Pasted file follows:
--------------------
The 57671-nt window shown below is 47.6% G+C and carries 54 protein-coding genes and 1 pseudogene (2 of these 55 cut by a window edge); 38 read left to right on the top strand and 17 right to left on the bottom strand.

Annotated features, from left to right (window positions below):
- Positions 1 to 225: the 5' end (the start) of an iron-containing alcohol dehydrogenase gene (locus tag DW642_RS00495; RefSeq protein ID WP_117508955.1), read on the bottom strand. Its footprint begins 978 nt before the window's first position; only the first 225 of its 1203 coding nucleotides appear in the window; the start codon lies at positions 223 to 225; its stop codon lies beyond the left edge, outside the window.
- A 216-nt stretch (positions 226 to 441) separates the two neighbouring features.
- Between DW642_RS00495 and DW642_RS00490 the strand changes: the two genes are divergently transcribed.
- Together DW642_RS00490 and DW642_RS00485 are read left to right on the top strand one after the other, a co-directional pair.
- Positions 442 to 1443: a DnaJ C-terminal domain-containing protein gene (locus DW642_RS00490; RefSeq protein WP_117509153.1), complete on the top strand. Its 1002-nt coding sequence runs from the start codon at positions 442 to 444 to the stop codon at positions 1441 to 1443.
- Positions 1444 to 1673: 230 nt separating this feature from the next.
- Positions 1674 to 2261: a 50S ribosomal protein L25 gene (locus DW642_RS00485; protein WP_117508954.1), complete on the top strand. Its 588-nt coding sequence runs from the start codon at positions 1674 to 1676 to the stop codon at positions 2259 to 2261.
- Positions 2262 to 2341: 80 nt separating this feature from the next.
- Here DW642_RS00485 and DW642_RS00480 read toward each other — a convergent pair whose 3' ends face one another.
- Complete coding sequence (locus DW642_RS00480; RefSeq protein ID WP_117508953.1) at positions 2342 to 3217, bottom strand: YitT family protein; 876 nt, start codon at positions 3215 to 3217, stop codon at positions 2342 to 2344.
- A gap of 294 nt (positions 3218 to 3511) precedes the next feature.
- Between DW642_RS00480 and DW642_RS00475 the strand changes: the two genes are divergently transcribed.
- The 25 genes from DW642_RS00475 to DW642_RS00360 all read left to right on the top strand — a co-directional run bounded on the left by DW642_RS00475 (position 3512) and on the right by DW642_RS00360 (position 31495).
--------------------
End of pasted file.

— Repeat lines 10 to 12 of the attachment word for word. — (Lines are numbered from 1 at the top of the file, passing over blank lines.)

- Positions 2262 to 2341: 80 nt separating this feature from the next.
- Here DW642_RS00485 and DW642_RS00480 read toward each other — a convergent pair whose 3' ends face one another.
- Complete coding sequence (locus DW642_RS00480; RefSeq protein ID WP_117508953.1) at positions 2342 to 3217, bottom strand: YitT family protein; 876 nt, start codon at positions 3215 to 3217, stop codon at positions 2342 to 2344.